"Hairspray." The musical. Think big hair, bright colors and, well, hairspray. Think dancing.
That's the theatrical concoction York resident Lacontiss Jones Briscoe and her fellow cast members are mixing as she rehearses her role as Motormouth Maybelle with Hanover's Acts of Kindness Theatre.
Let's start with the hair and makeup. It's in the hands of professionals. And after last year, "Hairspray" production director Jessica Staub isn't worried about the challenge of taking audiences back to the 1960s.
"Dress rehearsals are next week. We'll start doing the hair and makeup then," she says. "We had a ball last year doing 'Cats' with the makeup, full face, body. This year's seems easy after that."
Briscoe has tried out her "Hairspray" look already. "I love it. Had this makeup for the first time this week -- (and) just (the) expressions from the cast. I hadn't seen myself. When I saw it, I was like: 'Wow.' The girl who did my makeup is amazing."
"I posted a picture of me to Facebook, (and) people didn't know it was me," Briscoe says.
For a cause: Wigs and hair tie into this year's charity cause. AOK likes to thematically link charities with the musical choice. Last year, with "Cats," it was the SPCA. This year, AOK picked Wigs for Kids.
"The organization provides wigs and hats for children going through chemotherapy with temporary hair loss or kids with diseases like alopecia that cause permanent hair loss," Staub says. "Wigs and hairpieces are really expensive for people with medical issues going on."
It's the feature of AOK that makes Staub most proud of the entire endeavor.
"The whole giving back to the community is sort of our theme," she says. "Ten thousand dollars a year to the organizations. We've raised over $70,000 (over the past seven years). I hope that continues this year."
Staub says she feels the cast members appreciate having a cause to support. "The teens and college students in the cast love doing theater. We push them to do so much more, raising money for our cause, helping kids with cancer."
The troupe: Acts of Kindness Theatre was founded by Staub and her husband, Rene, who share creative duties. They performed "The Wizard of Oz" in a former Kmart at the North Hanover Mall, donating the proceeds to the Hanover Area Council of Churches to help start a homeless shelter.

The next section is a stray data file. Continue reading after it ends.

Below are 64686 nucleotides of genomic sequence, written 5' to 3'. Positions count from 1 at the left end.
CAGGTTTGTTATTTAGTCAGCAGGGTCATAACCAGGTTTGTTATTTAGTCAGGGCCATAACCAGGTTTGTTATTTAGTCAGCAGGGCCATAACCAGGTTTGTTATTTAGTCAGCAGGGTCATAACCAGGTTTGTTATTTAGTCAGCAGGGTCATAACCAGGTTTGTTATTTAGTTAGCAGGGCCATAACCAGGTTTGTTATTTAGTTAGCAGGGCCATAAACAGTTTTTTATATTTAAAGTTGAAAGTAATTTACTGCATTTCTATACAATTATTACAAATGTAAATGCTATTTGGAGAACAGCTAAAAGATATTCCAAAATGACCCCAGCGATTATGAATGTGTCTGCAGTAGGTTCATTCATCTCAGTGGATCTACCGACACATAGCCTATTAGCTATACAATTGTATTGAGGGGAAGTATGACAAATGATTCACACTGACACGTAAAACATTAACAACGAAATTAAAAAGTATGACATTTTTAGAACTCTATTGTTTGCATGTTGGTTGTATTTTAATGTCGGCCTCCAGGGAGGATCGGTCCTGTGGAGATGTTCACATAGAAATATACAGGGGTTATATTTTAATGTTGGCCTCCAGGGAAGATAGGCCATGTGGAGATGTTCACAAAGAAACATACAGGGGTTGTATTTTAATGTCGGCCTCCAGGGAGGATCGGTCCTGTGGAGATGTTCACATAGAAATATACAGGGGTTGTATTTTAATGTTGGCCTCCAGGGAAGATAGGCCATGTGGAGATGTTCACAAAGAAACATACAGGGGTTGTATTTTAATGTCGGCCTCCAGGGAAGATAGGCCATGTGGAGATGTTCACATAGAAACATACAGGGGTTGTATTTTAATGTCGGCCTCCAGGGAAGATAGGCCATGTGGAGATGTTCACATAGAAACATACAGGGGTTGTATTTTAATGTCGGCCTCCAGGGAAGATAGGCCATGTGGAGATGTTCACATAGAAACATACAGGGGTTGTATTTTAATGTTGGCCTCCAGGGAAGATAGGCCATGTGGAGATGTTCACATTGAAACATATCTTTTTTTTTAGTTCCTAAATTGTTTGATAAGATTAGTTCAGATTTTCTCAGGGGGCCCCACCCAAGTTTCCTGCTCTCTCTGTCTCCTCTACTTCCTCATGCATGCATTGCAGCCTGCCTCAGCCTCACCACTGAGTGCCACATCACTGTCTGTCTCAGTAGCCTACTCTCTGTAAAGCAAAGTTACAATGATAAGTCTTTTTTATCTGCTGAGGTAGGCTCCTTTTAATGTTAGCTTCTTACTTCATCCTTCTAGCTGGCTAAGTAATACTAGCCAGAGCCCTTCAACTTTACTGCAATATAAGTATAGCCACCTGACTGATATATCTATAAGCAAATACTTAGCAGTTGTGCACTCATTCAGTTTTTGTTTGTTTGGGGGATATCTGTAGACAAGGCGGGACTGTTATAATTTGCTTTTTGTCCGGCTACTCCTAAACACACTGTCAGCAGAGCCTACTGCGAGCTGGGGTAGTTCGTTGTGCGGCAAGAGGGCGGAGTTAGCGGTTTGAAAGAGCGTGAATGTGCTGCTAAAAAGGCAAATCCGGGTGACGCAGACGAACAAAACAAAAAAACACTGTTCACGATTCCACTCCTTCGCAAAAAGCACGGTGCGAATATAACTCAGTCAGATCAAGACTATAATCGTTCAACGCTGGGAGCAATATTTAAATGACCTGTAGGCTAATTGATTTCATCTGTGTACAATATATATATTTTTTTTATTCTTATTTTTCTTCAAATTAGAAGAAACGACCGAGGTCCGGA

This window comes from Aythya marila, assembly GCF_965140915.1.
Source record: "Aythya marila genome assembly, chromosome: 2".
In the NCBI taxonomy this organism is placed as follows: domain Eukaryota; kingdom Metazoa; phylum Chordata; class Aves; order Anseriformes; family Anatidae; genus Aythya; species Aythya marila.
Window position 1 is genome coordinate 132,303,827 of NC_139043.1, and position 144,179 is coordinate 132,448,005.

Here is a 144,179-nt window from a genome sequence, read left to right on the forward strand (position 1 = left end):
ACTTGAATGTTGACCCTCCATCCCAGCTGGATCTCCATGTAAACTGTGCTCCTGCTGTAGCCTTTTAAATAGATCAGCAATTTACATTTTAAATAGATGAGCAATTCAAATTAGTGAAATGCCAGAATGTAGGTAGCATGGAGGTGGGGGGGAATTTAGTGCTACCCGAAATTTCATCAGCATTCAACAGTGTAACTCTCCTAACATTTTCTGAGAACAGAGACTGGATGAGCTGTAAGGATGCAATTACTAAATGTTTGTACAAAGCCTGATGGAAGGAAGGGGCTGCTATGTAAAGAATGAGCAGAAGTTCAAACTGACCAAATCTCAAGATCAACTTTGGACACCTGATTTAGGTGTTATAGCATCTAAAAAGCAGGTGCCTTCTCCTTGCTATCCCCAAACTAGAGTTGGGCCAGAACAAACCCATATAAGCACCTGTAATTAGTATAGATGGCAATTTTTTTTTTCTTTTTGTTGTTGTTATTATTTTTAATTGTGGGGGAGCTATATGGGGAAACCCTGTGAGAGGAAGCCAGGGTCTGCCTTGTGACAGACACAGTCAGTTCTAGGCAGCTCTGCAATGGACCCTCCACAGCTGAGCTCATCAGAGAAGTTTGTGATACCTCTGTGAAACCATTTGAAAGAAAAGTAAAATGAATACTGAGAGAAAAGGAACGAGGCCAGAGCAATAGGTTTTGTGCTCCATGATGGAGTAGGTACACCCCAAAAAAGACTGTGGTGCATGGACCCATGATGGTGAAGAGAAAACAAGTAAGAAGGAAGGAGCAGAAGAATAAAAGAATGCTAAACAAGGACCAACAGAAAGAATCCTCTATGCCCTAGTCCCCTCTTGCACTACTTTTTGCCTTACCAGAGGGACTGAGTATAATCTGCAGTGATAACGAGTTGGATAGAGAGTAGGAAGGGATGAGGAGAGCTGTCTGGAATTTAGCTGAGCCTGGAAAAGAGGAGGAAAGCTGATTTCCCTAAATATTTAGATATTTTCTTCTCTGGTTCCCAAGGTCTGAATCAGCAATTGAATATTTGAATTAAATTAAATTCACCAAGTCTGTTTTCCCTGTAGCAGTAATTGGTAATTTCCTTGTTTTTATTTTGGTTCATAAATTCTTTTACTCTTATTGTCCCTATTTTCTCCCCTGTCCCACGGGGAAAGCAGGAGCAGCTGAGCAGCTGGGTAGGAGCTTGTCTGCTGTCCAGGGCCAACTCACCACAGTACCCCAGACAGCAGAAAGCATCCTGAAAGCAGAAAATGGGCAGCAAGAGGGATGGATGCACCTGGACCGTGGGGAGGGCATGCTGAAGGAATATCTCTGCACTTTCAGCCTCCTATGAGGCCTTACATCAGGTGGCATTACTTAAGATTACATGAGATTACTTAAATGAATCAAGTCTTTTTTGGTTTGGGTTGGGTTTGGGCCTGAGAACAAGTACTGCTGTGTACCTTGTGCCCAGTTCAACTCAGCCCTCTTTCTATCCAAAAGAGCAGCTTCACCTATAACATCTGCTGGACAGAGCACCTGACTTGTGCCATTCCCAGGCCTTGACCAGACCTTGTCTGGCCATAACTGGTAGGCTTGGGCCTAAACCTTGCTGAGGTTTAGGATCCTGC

Most of the AOK focus is on the summer musical production, but a smaller group of actors, the AOK Players, perform in Adams and York County libraries, tying their interactive shows to the summer reading program themes.
Being on stage as an actor is something Briscoe never imagined -- although she might have dreamed about it.
Briscoe, who moved to York in 2006, has always been interested in the theater but never saw herself onstage.
"I've always loved theater, musical theater. I'm the music director for York County's Men on a Mission, a Christian singing group. I was minister of music at my father's church in Baltimore for 30 years," she says. "I've been to York Little Theatre. I didn't dream I would actually participate (in theater). It was a secret dream."
First-timers: Although AOK has some returning actors every year, auditions are always a surprise.
"We do it every year, we find someone we've never worked with before," Staub says. "This is the perfect part for her (Briscoe). Never worked with her before, (but) she's amazing."
For Briscoe, the experience has been a positive one.
"I'm having the time of my life. Everyone involved -- the directors, the cast, the musical director: perfect," she says. "I wouldn't have wasted my time if I didn't feel the love."
Briscoe may end up on stage again, she says. "At first I said, this is it, I've done it, but after doing this, seeing it come together, I'd do it again."
Briscoe laughs as she recounts the reaction to her adult debut as an actress: "It's no surprise to my family; they say 'what took you so long?'"
Don't be shy: The choice of musical was part of the draw. Briscoe remembers "the original and the John Travolta version. I liked how they adapted it, thought that was pretty neat. I like the whole thing; it's a fun musical. Musicals all have their little drama ... integration ... but with music, fun, dancing, some of the themes, it's a fun musical."
Staub is worried people might be a bit hesitant about the content.
"People aren't sure if it's a 'pick up the whole family and come' show. I hope they don't let it turn them away. There are some social themes, segregation, integration -- the 60s was a turbulent time overshadowing it -- but it's a fun time, costumes, music, upbeat," she says. "It's a fun show for the cast; they're enjoying the whole aspect of the period, the 1960s, enjoying costuming, hair."
And the chance to help others.
-- Reach Michelle Denise Norton at firstname.lastname@example.org.
See the show
The musical "Hairspray" plays over two weekends at New Oxford High School, 130 Berlin Road, New Oxford.
The Acts of Kindness Theatre production starts at 7 p.m. Fridays, July 20 and 27, and Saturdays, July 21 and 28, and at 2 p.m. Sundays, July 22 and 29.
Tickets are $14 for adults and $12 for students for general admission. Preferred seating is $2 extra. Group discounts are available.
For more information, call 717-334-5006 or check out Acts of Kindness online at www.aoktheatre.com.